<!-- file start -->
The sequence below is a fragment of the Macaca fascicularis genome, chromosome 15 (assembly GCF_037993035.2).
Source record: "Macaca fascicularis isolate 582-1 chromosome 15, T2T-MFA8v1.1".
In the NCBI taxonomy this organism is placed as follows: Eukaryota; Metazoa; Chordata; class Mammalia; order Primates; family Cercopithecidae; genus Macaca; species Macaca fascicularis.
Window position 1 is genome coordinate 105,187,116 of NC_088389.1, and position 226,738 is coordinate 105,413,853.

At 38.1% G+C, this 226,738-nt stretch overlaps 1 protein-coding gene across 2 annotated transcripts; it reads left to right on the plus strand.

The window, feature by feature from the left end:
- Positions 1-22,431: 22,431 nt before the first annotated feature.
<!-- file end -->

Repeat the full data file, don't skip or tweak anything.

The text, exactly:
The sequence below is a fragment of the Macaca fascicularis genome, chromosome 15 (assembly GCF_037993035.2).
Source record: "Macaca fascicularis isolate 582-1 chromosome 15, T2T-MFA8v1.1".
In the NCBI taxonomy this organism is placed as follows: Eukaryota; Metazoa; Chordata; class Mammalia; order Primates; family Cercopithecidae; genus Macaca; species Macaca fascicularis.
Window position 1 is genome coordinate 105,187,116 of NC_088389.1, and position 226,738 is coordinate 105,413,853.

At 38.1% G+C, this 226,738-nt stretch overlaps 1 protein-coding gene across 2 annotated transcripts; it reads left to right on the plus strand.

The window, feature by feature from the left end:
- Positions 1-22,431: 22,431 nt before the first annotated feature.